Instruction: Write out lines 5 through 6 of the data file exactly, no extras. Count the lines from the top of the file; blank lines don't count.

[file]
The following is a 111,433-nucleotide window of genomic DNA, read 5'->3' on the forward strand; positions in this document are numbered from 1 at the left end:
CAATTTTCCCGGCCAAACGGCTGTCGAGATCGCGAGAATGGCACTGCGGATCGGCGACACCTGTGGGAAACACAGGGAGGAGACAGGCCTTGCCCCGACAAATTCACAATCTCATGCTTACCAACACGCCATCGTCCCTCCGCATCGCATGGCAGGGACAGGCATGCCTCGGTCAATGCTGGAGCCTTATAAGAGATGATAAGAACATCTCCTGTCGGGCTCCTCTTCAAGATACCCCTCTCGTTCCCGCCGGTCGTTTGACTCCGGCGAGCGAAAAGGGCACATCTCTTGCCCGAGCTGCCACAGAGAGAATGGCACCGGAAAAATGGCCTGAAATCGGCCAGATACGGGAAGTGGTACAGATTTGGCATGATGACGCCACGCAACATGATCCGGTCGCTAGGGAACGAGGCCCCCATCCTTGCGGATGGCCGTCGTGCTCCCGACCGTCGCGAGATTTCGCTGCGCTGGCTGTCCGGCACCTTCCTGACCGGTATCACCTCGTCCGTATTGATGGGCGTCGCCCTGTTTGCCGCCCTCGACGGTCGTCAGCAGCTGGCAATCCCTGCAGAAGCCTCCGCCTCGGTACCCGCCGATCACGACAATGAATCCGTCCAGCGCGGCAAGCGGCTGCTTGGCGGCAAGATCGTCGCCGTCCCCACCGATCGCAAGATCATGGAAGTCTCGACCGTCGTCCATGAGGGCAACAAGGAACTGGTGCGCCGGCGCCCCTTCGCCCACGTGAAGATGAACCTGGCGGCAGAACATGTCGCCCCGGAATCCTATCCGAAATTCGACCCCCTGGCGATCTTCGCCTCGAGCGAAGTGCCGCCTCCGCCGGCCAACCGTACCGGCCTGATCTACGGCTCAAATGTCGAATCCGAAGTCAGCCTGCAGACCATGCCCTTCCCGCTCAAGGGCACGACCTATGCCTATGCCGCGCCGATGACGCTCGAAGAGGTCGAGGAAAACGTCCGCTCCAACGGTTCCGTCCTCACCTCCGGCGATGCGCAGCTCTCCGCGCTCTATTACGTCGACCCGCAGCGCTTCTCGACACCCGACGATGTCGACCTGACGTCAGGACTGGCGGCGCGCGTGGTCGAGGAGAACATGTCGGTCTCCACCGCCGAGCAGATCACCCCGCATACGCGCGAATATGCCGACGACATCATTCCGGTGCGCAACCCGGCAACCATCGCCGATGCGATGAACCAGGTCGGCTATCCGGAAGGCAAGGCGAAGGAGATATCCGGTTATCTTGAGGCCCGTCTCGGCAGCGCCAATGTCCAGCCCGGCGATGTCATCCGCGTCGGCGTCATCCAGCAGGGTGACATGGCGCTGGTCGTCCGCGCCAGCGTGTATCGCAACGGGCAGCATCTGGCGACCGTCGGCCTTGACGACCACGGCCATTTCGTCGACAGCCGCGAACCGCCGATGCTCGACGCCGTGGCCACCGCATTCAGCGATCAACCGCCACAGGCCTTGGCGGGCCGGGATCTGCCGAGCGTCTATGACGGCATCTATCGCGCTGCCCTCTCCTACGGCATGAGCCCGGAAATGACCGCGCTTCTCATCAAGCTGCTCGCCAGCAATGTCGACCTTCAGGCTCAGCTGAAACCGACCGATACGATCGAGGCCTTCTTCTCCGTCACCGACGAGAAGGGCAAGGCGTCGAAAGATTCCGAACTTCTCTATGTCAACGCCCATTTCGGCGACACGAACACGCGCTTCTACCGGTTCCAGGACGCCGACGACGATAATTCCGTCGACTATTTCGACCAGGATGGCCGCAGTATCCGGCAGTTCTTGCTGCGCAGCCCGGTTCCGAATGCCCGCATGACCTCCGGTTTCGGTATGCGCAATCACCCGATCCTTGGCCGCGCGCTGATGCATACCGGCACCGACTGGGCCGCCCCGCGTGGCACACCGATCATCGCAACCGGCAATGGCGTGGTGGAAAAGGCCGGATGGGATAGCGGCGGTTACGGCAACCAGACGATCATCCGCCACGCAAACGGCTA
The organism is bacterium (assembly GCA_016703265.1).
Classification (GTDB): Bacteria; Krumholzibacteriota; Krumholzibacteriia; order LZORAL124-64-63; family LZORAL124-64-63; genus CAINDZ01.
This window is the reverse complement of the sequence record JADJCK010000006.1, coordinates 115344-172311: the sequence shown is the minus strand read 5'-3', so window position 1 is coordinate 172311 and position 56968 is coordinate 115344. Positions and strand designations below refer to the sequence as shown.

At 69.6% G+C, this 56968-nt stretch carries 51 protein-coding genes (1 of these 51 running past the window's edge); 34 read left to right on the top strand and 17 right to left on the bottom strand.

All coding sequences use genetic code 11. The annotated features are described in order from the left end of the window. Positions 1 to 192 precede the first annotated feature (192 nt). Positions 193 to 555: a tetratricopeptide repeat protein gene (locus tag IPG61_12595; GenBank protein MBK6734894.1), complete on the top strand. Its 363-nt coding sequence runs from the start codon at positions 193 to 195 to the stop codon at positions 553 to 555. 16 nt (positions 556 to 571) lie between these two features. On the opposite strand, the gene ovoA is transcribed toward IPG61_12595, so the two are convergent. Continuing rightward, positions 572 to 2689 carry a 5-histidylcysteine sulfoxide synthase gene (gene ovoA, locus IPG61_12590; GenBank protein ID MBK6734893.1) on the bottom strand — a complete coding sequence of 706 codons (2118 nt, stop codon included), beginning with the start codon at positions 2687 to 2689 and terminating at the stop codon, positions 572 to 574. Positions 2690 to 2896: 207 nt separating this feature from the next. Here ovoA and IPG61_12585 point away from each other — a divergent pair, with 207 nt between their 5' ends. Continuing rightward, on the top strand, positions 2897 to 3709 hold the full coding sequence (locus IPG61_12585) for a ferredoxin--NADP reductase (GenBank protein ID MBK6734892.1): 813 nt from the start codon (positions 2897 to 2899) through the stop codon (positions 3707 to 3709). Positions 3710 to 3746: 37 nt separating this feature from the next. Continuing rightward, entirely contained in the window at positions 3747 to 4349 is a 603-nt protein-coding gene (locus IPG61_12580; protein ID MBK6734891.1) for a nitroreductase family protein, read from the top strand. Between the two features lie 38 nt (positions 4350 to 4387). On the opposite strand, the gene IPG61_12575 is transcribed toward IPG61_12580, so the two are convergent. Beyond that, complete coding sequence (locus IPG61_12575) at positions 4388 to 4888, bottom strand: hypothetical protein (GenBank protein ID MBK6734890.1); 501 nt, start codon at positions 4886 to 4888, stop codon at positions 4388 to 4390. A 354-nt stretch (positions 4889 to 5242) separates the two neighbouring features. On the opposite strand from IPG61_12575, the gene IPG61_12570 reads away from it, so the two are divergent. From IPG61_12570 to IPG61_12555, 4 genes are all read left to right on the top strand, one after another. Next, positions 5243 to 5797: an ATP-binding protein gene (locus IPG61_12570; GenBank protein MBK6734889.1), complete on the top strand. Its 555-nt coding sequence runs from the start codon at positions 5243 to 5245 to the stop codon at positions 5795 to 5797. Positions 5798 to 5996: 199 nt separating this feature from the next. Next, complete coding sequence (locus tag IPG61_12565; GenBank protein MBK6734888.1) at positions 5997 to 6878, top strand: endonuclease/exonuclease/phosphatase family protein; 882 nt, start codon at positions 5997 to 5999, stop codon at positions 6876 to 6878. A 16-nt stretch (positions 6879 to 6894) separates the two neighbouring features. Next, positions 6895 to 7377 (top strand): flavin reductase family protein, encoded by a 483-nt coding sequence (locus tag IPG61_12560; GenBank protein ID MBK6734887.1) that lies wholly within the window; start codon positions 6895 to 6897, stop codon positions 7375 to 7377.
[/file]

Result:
This window is the reverse complement of the sequence record JADJCK010000006.1, coordinates 115344-172311: the sequence shown is the minus strand read 5'-3', so window position 1 is coordinate 172311 and position 56968 is coordinate 115344. Positions and strand designations below refer to the sequence as shown.

At 69.6% G+C, this 56968-nt stretch carries 51 protein-coding genes (1 of these 51 running past the window's edge); 34 read left to right on the top strand and 17 right to left on the bottom strand.